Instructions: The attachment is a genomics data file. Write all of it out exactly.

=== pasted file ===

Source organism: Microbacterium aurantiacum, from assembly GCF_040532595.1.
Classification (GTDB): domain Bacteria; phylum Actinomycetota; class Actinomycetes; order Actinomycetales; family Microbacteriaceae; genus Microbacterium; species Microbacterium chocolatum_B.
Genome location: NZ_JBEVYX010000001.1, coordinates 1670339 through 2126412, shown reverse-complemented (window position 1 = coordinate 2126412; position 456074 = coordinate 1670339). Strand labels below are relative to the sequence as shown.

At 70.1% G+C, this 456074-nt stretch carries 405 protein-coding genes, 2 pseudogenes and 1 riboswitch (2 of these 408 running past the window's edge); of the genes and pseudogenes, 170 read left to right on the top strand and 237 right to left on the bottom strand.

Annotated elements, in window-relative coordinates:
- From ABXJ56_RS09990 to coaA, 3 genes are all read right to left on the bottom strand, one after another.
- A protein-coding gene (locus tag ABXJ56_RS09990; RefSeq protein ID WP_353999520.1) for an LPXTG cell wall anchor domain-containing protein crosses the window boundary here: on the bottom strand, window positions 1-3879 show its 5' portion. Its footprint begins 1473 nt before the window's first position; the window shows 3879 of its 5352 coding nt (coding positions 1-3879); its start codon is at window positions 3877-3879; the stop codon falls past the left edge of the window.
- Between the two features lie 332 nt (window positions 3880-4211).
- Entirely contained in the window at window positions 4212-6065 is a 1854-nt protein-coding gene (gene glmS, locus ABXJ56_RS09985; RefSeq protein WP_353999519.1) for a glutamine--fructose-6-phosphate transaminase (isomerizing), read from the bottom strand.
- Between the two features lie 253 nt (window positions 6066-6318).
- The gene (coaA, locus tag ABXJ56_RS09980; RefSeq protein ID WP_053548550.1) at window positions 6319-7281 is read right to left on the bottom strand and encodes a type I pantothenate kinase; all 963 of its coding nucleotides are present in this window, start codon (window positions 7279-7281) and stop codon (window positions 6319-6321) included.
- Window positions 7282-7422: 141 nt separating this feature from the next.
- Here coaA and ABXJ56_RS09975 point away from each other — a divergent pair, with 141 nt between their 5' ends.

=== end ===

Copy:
Source organism: Microbacterium aurantiacum, from assembly GCF_040532595.1.
Classification (GTDB): domain Bacteria; phylum Actinomycetota; class Actinomycetes; order Actinomycetales; family Microbacteriaceae; genus Microbacterium; species Microbacterium chocolatum_B.
Genome location: NZ_JBEVYX010000001.1, coordinates 1670339 through 2126412, shown reverse-complemented (window position 1 = coordinate 2126412; position 456074 = coordinate 1670339). Strand labels below are relative to the sequence as shown.

At 70.1% G+C, this 456074-nt stretch carries 405 protein-coding genes, 2 pseudogenes and 1 riboswitch (2 of these 408 running past the window's edge); of the genes and pseudogenes, 170 read left to right on the top strand and 237 right to left on the bottom strand.

Annotated elements, in window-relative coordinates:
- From ABXJ56_RS09990 to coaA, 3 genes are all read right to left on the bottom strand, one after another.
- A protein-coding gene (locus tag ABXJ56_RS09990; RefSeq protein ID WP_353999520.1) for an LPXTG cell wall anchor domain-containing protein crosses the window boundary here: on the bottom strand, window positions 1-3879 show its 5' portion. Its footprint begins 1473 nt before the window's first position; the window shows 3879 of its 5352 coding nt (coding positions 1-3879); its start codon is at window positions 3877-3879; the stop codon falls past the left edge of the window.
- Between the two features lie 332 nt (window positions 3880-4211).
- Entirely contained in the window at window positions 4212-6065 is a 1854-nt protein-coding gene (gene glmS, locus ABXJ56_RS09985; RefSeq protein WP_353999519.1) for a glutamine--fructose-6-phosphate transaminase (isomerizing), read from the bottom strand.
- Between the two features lie 253 nt (window positions 6066-6318).
- The gene (coaA, locus tag ABXJ56_RS09980; RefSeq protein ID WP_053548550.1) at window positions 6319-7281 is read right to left on the bottom strand and encodes a type I pantothenate kinase; all 963 of its coding nucleotides are present in this window, start codon (window positions 7279-7281) and stop codon (window positions 6319-6321) included.
- Window positions 7282-7422: 141 nt separating this feature from the next.
- Here coaA and ABXJ56_RS09975 point away from each other — a divergent pair, with 141 nt between their 5' ends.